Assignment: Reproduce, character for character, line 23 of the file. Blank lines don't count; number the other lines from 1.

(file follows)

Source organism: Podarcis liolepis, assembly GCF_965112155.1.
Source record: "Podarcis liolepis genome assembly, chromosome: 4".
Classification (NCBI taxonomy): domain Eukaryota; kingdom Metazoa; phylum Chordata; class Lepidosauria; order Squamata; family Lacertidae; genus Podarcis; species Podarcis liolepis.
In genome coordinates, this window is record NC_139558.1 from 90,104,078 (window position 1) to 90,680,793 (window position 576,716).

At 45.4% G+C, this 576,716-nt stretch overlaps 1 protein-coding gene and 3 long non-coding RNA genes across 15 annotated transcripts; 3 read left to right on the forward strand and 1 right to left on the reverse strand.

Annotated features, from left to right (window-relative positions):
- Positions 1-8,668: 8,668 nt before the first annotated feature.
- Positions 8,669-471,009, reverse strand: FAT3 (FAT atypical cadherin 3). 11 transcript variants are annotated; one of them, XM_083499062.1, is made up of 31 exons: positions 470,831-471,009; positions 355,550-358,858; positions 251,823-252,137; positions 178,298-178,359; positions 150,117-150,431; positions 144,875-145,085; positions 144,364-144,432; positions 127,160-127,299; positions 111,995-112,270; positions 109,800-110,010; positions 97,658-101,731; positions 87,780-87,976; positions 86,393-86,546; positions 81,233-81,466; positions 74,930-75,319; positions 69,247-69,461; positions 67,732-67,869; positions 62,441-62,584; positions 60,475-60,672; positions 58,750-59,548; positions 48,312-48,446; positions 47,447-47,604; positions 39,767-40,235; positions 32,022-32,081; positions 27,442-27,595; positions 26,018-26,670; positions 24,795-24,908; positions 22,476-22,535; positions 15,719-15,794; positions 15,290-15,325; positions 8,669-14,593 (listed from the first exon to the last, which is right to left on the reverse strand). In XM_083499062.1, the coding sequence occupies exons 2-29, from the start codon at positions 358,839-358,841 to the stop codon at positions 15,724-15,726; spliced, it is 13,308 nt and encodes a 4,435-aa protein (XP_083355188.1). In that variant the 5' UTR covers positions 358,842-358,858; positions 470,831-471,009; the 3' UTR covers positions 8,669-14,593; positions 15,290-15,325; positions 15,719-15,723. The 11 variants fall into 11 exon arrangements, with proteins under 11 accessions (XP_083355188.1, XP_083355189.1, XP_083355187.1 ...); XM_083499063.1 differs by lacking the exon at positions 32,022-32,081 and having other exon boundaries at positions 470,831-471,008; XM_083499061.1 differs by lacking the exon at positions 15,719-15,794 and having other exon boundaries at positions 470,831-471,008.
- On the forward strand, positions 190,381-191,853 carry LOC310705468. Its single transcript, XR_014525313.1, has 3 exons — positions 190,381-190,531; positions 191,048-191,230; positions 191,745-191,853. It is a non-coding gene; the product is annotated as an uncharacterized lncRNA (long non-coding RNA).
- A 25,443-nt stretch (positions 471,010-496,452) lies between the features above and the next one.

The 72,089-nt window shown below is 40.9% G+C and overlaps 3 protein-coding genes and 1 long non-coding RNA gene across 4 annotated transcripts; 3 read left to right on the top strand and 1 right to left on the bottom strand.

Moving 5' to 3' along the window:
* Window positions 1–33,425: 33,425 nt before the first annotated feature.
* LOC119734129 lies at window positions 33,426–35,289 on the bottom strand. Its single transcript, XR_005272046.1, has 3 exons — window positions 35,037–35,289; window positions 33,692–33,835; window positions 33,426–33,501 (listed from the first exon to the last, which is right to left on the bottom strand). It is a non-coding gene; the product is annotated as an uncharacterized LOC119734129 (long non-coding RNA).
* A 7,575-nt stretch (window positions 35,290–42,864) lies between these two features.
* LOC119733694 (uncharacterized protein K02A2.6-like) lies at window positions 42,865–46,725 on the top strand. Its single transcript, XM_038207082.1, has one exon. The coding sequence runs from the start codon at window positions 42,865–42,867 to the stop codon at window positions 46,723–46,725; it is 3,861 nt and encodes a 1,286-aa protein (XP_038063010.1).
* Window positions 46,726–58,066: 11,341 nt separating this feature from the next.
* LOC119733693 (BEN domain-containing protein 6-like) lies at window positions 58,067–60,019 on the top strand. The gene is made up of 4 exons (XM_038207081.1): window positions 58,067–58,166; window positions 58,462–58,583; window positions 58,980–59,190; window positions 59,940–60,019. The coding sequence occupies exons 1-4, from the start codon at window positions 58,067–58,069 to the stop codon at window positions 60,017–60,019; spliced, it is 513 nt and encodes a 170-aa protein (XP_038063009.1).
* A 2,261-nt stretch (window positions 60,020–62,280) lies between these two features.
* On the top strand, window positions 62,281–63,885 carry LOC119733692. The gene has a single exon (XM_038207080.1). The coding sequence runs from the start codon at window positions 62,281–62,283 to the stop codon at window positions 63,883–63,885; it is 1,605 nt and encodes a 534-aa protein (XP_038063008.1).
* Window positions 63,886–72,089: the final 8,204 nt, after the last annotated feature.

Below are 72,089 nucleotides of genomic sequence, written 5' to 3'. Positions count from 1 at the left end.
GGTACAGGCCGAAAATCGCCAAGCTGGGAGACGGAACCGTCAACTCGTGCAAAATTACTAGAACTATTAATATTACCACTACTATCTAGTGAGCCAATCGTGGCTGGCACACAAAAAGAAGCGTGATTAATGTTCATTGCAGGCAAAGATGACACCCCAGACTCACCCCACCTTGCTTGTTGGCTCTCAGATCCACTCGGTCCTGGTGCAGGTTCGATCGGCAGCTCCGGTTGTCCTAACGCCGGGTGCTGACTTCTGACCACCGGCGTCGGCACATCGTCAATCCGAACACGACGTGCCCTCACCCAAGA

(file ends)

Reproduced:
GGTACAGGCCGAAAATCGCCAAGCTGGGAGACGGAACCGTCAACTCGTGCAAAATTACTAGAACTATTAATATTACCACTACTATCTAGTGAGCCAATCGTGGCTGGCACACAAAAAGAAGCGTGATTAATGTTCATTGCAGGCAAAGATGACACCCCAGACTCACCCCACCTTGCTTGTTGGCTCTCAGATCCACTCGGTCCTGGTGCAGGTTCGATCGGCAGCTCCGGTTGTCCTAACGCCGGGTGCTGACTTCTGACCACCGGCGTCGGCACATCGTCAATCCGAACACGACGTGCCCTCACCCAAGA